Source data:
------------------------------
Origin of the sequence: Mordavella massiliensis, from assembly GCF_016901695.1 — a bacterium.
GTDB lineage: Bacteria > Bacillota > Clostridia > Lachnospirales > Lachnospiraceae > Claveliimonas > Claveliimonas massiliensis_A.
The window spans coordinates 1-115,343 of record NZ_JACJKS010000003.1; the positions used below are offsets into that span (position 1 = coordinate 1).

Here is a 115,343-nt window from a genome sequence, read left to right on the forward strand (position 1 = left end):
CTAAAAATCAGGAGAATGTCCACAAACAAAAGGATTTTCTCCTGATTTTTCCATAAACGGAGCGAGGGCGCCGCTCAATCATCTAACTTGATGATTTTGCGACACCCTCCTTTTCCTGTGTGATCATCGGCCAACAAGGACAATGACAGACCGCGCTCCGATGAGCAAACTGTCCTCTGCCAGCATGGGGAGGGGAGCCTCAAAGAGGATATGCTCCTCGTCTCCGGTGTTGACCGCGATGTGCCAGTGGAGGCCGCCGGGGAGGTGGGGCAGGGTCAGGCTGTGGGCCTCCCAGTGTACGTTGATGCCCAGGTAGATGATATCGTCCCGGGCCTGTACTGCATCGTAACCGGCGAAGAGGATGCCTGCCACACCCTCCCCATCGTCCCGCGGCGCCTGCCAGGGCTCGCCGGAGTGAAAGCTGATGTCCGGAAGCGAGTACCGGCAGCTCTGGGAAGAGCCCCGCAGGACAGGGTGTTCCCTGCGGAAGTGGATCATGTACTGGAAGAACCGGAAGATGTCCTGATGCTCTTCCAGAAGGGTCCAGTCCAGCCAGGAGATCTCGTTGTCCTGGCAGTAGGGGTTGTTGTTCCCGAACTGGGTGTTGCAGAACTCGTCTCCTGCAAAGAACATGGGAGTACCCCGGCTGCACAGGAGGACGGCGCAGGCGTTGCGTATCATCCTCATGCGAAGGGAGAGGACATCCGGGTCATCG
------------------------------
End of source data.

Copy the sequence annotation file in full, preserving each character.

Origin of the sequence: Mordavella massiliensis, from assembly GCF_016901695.1 — a bacterium.
GTDB lineage: Bacteria > Bacillota > Clostridia > Lachnospirales > Lachnospiraceae > Claveliimonas > Claveliimonas massiliensis_A.
The window spans coordinates 1-115,343 of record NZ_JACJKS010000003.1; the positions used below are offsets into that span (position 1 = coordinate 1).

Here is a 115,343-nt window from a genome sequence, read left to right on the forward strand (position 1 = left end):
CTAAAAATCAGGAGAATGTCCACAAACAAAAGGATTTTCTCCTGATTTTTCCATAAACGGAGCGAGGGCGCCGCTCAATCATCTAACTTGATGATTTTGCGACACCCTCCTTTTCCTGTGTGATCATCGGCCAACAAGGACAATGACAGACCGCGCTCCGATGAGCAAACTGTCCTCTGCCAGCATGGGGAGGGGAGCCTCAAAGAGGATATGCTCCTCGTCTCCGGTGTTGACCGCGATGTGCCAGTGGAGGCCGCCGGGGAGGTGGGGCAGGGTCAGGCTGTGGGCCTCCCAGTGTACGTTGATGCCCAGGTAGATGATATCGTCCCGGGCCTGTACTGCATCGTAACCGGCGAAGAGGATGCCTGCCACACCCTCCCCATCGTCCCGCGGCGCCTGCCAGGGCTCGCCGGAGTGAAAGCTGATGTCCGGAAGCGAGTACCGGCAGCTCTGGGAAGAGCCCCGCAGGACAGGGTGTTCCCTGCGGAAGTGGATCATGTACTGGAAGAACCGGAAGATGTCCTGATGCTCTTCCAGAAGGGTCCAGTCCAGCCAGGAGATCTCGTTGTCCTGGCAGTAGGGGTTGTTGTTCCCGAACTGGGTGTTGCAGAACTCGTCTCCTGCAAAGAACATGGGAGTACCCCGGCTGCACAGGAGGACGGCGCAGGCGTTGCGTATCATCCTCATGCGAAGGGAGAGGACATCCGGGTCATCG